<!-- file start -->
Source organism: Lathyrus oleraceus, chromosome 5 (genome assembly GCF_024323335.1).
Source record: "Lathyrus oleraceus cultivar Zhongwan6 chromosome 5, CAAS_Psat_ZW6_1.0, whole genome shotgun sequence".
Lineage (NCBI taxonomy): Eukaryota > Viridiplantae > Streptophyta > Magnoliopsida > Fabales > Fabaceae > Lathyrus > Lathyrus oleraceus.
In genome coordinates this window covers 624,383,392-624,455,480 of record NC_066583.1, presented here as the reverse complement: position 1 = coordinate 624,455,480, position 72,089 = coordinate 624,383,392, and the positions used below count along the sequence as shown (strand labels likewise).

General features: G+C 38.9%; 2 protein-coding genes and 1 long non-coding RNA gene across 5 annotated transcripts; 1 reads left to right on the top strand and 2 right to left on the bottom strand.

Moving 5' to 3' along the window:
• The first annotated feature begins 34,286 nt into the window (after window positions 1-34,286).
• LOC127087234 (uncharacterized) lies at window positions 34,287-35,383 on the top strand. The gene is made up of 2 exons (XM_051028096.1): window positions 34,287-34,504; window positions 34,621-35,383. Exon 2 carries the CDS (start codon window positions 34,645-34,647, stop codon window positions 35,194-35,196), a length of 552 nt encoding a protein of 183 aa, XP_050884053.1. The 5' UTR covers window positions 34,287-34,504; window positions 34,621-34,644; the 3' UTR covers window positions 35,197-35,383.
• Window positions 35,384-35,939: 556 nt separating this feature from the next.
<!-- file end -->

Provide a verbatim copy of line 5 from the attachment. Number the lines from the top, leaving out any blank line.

General features: G+C 38.9%; 2 protein-coding genes and 1 long non-coding RNA gene across 5 annotated transcripts; 1 reads left to right on the top strand and 2 right to left on the bottom strand.